11 Plc (formerly Mobil Oil Nigeria), today, released its H1 2018 financial statements for the year ended 30 June 2018.
Here are the key highlights of the reports:
The company reported revenue of ₦85.91 billion for the period ended June 2018 compared to ₦76.56 billion reported for the period ended June 2017. This represents a 12% increase for the comparative period in 2017.
Profit Before Tax
Profit before tax was ₦8.06 billion for the period ended June 2018, a 119% increase from ₦3.68 billion reported for the period ended June 2017.
Profit After Tax
The company’s profit after tax for the half year ended 30th June 2018 was ₦5.45 billion, compared to ₦2.47 billion recorded in H1 2017. This represents a 121% increase for the comparative period in 2017.
Earnings Per Share
11 Plc, however, reported earnings per share of 1511 kobo for the period ended June 2018 as against earnings of 686 kobo reported for the comparative period in 2017.
Current Share Price
11 Plc is currently trading at N180, up 7.46%
STOCKS: Poor operating performance downgrades Guinness Nigeria to Sell
In its recently released 9M 2020 results, Guinness reported a 5.3% y/y decline in Revenue to N96.0bn from N101.4bn in 9M 2019. On q/q basis, revenue declined 33.2% to N27.7bn in Q3 2020 (Jan – Mar 2020) from N41.4bn in Q2 2020.
In its recently released 9M 2020 results, Guinness Nigeria Plc (Guinness) reported a 5.3% y/y decline in Revenue to N96.0bn from N101.4bn in 9M 2019. On q/q basis, revenue declined 33.2% to N27.7bn in Q3 2020 (Jan – Mar 2020) from N41.4bn in Q2 2020. Pressured by higher excise as well as the closure of on-trade channels in the final week of the quarter, the company’s performance in Q3 2020 (historically one of the best quarters for Guinness) was weak with Q3 2020 Revenue and Net Income declining 17.6% and 97.2% respectively when compared with Q3 2019.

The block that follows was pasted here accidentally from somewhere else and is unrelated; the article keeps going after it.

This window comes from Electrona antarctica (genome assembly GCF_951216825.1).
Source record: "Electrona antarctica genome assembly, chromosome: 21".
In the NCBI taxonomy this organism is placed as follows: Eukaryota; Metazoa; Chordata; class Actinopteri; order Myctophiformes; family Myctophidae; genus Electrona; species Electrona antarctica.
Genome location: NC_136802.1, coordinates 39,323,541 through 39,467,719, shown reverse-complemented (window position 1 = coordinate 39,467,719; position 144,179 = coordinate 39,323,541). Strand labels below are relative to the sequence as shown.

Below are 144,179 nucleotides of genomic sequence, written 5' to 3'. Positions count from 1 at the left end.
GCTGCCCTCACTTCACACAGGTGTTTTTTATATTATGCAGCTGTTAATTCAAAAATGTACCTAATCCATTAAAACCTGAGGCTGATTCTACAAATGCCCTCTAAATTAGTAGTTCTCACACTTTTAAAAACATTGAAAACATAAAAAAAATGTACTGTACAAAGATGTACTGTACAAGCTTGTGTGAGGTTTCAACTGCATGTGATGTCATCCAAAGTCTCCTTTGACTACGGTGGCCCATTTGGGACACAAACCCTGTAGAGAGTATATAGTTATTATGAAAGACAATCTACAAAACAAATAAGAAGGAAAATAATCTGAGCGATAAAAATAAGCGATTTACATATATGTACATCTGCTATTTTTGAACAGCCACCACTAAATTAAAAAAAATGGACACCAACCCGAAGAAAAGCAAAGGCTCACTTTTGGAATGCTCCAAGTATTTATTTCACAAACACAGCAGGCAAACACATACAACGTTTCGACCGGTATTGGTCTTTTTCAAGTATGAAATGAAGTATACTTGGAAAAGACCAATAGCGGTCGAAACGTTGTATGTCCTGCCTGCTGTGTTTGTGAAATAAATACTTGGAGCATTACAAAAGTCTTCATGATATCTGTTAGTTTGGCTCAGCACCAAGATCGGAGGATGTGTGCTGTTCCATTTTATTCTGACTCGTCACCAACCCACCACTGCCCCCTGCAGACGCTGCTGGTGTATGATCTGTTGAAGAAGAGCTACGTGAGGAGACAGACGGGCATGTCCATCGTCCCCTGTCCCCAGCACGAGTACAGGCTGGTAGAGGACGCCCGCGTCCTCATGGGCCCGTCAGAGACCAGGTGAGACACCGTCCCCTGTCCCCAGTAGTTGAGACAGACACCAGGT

We cut our Revenue forecast for the rest of the year as on-trade channels remained shut for the first 5 weeks of Q4 2020 (Apr-Jun 2020) while ceremonial activities remain banned in many states in the country. Furthermore, while we expect lower barley prices would provide some support to Gross Profit, we expect Opex and Finance cost to remain significant pressure points in Q4. We forecast a loss in the final quarter of the year which would pressure FY 2020e Net Income lower.
We cut our target price for Guinness Nigeria to N15.08/s from N32.12/s previously which implies a 21.5% downside to Wednesday’s closing price of N19.20/s. Thus, we downgrade our recommendation to a SELL from HOLD. We have revised down our profit lines steeply and lower pricing multiples in our relative valuation models given the company’s poor operating performance relative to peers. We arrive at our target price using a combination of the single-stage FCFF model and Relative valuation in the ratio 60:40 with the greater weighting on the FCFF methodology.
Confluence of headwinds pressure Revenue
In its recently released 9M 2020 results, Guinness reported a 5.3% y/y decline in Revenue to N96.0bn from N101.4bn in 9M 2019. On q/q basis, revenue declined 33.2% to N27.7bn in Q3 2020 (Jan – Mar 2020) from N41.4bn in Q2 2020. Revenue performance was unusually weak in Q3 2020 given it is historically one of the best quarters for Guinness. To give perspective, on a y/y basis, Q3 2020 Revenue declined 17.6% y/y.